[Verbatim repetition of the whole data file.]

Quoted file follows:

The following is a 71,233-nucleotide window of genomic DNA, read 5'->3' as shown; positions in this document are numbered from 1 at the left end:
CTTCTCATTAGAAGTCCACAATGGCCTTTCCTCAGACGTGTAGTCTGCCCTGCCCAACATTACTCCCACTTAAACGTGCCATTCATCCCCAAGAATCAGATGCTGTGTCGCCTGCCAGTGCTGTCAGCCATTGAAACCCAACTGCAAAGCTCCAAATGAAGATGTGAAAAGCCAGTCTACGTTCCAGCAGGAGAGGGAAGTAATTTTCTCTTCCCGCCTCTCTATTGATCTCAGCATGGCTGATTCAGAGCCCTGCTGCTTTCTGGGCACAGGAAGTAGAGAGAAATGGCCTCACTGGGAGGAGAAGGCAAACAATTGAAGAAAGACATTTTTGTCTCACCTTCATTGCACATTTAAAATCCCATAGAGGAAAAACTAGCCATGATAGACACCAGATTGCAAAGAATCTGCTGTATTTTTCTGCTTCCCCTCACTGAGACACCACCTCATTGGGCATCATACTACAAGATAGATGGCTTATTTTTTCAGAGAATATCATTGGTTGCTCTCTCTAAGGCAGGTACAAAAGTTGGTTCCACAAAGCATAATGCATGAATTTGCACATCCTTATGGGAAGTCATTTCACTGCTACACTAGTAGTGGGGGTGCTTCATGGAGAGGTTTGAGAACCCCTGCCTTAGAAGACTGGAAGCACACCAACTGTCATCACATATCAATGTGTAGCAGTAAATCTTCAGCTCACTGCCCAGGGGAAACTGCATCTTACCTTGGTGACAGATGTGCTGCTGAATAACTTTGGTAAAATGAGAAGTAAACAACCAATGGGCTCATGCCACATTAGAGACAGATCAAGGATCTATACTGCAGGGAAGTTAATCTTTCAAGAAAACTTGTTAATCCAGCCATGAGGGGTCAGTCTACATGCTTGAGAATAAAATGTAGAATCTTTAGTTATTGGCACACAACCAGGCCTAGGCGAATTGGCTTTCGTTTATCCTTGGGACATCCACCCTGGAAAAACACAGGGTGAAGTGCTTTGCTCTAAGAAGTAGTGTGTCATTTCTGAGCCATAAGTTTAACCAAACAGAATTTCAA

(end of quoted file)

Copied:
The following is a 71,233-nucleotide window of genomic DNA, read 5'->3' as shown; positions in this document are numbered from 1 at the left end:
CTTCTCATTAGAAGTCCACAATGGCCTTTCCTCAGACGTGTAGTCTGCCCTGCCCAACATTACTCCCACTTAAACGTGCCATTCATCCCCAAGAATCAGATGCTGTGTCGCCTGCCAGTGCTGTCAGCCATTGAAACCCAACTGCAAAGCTCCAAATGAAGATGTGAAAAGCCAGTCTACGTTCCAGCAGGAGAGGGAAGTAATTTTCTCTTCCCGCCTCTCTATTGATCTCAGCATGGCTGATTCAGAGCCCTGCTGCTTTCTGGGCACAGGAAGTAGAGAGAAATGGCCTCACTGGGAGGAGAAGGCAAACAATTGAAGAAAGACATTTTTGTCTCACCTTCATTGCACATTTAAAATCCCATAGAGGAAAAACTAGCCATGATAGACACCAGATTGCAAAGAATCTGCTGTATTTTTCTGCTTCCCCTCACTGAGACACCACCTCATTGGGCATCATACTACAAGATAGATGGCTTATTTTTTCAGAGAATATCATTGGTTGCTCTCTCTAAGGCAGGTACAAAAGTTGGTTCCACAAAGCATAATGCATGAATTTGCACATCCTTATGGGAAGTCATTTCACTGCTACACTAGTAGTGGGGGTGCTTCATGGAGAGGTTTGAGAACCCCTGCCTTAGAAGACTGGAAGCACACCAACTGTCATCACATATCAATGTGTAGCAGTAAATCTTCAGCTCACTGCCCAGGGGAAACTGCATCTTACCTTGGTGACAGATGTGCTGCTGAATAACTTTGGTAAAATGAGAAGTAAACAACCAATGGGCTCATGCCACATTAGAGACAGATCAAGGATCTATACTGCAGGGAAGTTAATCTTTCAAGAAAACTTGTTAATCCAGCCATGAGGGGTCAGTCTACATGCTTGAGAATAAAATGTAGAATCTTTAGTTATTGGCACACAACCAGGCCTAGGCGAATTGGCTTTCGTTTATCCTTGGGACATCCACCCTGGAAAAACACAGGGTGAAGTGCTTTGCTCTAAGAAGTAGTGTGTCATTTCTGAGCCATAAGTTTAACCAAACAGAATTTCAA